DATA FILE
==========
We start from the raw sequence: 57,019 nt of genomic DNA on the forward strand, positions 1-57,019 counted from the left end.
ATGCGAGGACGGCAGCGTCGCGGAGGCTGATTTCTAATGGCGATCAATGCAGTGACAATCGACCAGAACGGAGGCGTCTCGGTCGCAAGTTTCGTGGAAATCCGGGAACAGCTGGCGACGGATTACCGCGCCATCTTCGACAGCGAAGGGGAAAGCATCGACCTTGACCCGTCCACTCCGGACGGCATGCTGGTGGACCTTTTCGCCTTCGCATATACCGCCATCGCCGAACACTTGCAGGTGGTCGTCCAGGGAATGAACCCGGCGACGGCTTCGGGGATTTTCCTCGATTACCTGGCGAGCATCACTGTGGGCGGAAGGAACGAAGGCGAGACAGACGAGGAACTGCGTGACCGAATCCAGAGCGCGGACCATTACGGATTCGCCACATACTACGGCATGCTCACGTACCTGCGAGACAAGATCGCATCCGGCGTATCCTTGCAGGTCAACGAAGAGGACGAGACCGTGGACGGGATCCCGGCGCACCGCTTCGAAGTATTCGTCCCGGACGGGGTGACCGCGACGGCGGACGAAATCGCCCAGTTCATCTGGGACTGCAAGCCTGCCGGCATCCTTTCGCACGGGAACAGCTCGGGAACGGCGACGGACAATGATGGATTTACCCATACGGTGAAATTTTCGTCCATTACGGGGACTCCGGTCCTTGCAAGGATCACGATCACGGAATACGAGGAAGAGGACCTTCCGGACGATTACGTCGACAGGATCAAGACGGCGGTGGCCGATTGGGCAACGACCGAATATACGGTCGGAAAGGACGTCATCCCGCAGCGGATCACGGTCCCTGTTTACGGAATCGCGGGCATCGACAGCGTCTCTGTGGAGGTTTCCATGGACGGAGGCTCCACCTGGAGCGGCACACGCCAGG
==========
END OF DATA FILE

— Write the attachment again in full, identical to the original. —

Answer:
We start from the raw sequence: 57,019 nt of genomic DNA on the forward strand, positions 1-57,019 counted from the left end.
ATGCGAGGACGGCAGCGTCGCGGAGGCTGATTTCTAATGGCGATCAATGCAGTGACAATCGACCAGAACGGAGGCGTCTCGGTCGCAAGTTTCGTGGAAATCCGGGAACAGCTGGCGACGGATTACCGCGCCATCTTCGACAGCGAAGGGGAAAGCATCGACCTTGACCCGTCCACTCCGGACGGCATGCTGGTGGACCTTTTCGCCTTCGCATATACCGCCATCGCCGAACACTTGCAGGTGGTCGTCCAGGGAATGAACCCGGCGACGGCTTCGGGGATTTTCCTCGATTACCTGGCGAGCATCACTGTGGGCGGAAGGAACGAAGGCGAGACAGACGAGGAACTGCGTGACCGAATCCAGAGCGCGGACCATTACGGATTCGCCACATACTACGGCATGCTCACGTACCTGCGAGACAAGATCGCATCCGGCGTATCCTTGCAGGTCAACGAAGAGGACGAGACCGTGGACGGGATCCCGGCGCACCGCTTCGAAGTATTCGTCCCGGACGGGGTGACCGCGACGGCGGACGAAATCGCCCAGTTCATCTGGGACTGCAAGCCTGCCGGCATCCTTTCGCACGGGAACAGCTCGGGAACGGCGACGGACAATGATGGATTTACCCATACGGTGAAATTTTCGTCCATTACGGGGACTCCGGTCCTTGCAAGGATCACGATCACGGAATACGAGGAAGAGGACCTTCCGGACGATTACGTCGACAGGATCAAGACGGCGGTGGCCGATTGGGCAACGACCGAATATACGGTCGGAAAGGACGTCATCCCGCAGCGGATCACGGTCCCTGTTTACGGAATCGCGGGCATCGACAGCGTCTCTGTGGAGGTTTCCATGGACGGAGGCTCCACCTGGAGCGGCACACGCCAGG